Natural History Museum revamp focuses on "authenticity"

Posted July 15, 2017

She debuted the cut on July 3 at Wimbledon, before turning heads again at Britain's Museum of Natural History on Thursday in London. Instead hangs the skeleton of an unnamed blue whale. Chief digital and product officer at the museum, Piers Jones, says the museum wanted a "highly visual experience that would work in-gallery and on mobile" so visitors could engage with information about the whale in their own pace, whether they visited the museum in person or via the web app.

However, the museum went ahead with the blue whale swap and made a decision to send Dippy on a nationwide tour of museums and galleries, including a stint at Norwich Cathedral in 2020.

But its impressive Hintze Hall is now dominated by the new arrival called Hope.

The museum bought the skeleton and initially displayed it in the Mammal Hall in 1934, where it was suspended above a real-size model of a blue whale - however, it was not in full view.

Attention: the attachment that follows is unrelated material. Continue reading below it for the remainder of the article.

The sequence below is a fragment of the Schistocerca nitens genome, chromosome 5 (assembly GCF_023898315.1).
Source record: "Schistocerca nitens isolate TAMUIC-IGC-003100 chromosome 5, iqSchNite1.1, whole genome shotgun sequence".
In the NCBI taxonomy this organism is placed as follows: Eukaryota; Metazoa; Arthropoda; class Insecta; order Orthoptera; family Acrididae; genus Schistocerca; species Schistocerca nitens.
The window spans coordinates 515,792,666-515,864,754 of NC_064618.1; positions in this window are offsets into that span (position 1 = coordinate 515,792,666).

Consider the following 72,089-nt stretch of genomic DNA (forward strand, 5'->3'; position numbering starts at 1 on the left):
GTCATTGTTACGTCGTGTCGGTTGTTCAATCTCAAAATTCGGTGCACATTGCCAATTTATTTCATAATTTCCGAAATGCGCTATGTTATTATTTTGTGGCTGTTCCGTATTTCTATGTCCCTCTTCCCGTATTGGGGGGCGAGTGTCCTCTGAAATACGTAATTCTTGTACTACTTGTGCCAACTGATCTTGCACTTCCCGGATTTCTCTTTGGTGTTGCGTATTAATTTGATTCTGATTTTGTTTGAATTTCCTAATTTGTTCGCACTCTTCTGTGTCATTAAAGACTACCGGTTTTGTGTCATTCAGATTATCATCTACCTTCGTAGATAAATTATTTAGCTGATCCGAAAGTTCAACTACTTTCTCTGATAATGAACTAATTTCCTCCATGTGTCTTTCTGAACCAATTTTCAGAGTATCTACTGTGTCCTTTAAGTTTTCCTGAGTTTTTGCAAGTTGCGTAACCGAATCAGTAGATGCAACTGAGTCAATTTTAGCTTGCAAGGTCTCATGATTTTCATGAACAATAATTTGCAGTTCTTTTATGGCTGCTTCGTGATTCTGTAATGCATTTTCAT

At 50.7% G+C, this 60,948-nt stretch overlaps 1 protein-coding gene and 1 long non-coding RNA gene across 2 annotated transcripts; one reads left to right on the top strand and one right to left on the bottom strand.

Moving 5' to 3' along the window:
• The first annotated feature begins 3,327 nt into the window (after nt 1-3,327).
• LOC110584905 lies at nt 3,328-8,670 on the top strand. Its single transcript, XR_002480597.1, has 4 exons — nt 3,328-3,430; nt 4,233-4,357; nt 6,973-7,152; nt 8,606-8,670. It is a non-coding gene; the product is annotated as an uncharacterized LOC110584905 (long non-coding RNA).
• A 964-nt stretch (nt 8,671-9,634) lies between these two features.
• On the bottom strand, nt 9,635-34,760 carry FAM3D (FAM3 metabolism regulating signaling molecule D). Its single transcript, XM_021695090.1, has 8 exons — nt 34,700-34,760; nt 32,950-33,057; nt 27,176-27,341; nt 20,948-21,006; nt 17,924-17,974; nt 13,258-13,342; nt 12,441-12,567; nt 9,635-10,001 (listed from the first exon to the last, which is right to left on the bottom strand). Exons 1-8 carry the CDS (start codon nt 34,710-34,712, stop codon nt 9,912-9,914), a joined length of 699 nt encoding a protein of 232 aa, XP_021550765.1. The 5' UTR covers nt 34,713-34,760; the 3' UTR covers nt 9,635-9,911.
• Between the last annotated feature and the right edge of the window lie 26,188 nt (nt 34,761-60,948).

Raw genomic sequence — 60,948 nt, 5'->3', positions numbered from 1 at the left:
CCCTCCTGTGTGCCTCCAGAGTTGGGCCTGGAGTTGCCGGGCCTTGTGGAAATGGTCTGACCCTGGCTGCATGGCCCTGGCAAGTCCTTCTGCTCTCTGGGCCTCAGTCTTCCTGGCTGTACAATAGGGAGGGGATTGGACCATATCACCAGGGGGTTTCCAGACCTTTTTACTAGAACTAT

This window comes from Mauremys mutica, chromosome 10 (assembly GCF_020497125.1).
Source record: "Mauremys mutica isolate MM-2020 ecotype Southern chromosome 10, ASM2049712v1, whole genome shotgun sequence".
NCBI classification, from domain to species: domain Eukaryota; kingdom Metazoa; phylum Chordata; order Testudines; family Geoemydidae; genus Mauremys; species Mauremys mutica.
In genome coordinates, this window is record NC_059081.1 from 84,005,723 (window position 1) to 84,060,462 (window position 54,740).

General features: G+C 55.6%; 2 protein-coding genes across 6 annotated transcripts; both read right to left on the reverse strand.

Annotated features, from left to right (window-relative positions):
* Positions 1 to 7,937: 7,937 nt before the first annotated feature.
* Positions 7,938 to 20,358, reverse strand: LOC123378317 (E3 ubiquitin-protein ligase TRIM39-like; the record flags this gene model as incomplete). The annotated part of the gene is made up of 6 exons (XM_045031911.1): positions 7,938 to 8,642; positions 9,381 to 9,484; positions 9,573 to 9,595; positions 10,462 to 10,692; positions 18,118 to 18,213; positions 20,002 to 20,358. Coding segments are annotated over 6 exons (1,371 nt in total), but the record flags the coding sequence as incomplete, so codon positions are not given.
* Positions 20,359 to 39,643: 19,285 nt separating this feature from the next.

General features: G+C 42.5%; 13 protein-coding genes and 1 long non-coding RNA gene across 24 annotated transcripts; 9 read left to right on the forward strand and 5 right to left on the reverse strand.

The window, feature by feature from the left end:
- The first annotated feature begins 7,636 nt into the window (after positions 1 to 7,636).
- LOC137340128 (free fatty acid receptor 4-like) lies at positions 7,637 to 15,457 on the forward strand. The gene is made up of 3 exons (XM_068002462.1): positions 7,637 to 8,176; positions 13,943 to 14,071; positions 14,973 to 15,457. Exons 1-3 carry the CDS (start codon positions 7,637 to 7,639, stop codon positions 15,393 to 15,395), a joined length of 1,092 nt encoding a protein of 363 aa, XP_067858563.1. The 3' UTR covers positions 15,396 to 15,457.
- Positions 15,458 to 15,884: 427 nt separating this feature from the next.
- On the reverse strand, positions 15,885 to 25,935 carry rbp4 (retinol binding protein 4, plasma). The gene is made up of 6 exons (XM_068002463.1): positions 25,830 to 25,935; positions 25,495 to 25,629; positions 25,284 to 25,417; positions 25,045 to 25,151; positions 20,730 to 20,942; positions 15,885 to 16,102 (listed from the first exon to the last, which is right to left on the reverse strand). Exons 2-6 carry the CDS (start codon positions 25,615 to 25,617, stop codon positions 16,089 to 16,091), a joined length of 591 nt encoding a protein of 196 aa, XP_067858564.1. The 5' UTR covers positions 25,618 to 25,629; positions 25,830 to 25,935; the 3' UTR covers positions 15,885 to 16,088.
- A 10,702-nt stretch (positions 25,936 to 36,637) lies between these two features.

Dressed in a pale blue A-line dress with short sleeves, Middleton opted for no jewelry for the occasion, but paired her looked with black Prada strappy heels.

The museum has been closed for refurbishment for six months and reopened its doors to the public on Friday (14 July). "Suspending such a large, complex and historical specimen from a Victorian ceiling was always going to be challenging, but we were determined to show her in as lifelike position as possible and we are thrilled that the result is truly spectacular". As a result, the iconic Diplodocus skeleton "Dippy", will tour around the United Kingdom for three years visiting locations including a cathedral, parliament and a community centre.

Despite being known for her impeccable style and having one of the world's most envied wardrobes, it wouldn't be unfair to note that the Duchess of Cambridge's aesthetic is often a little safe. Today, the hall is named after him.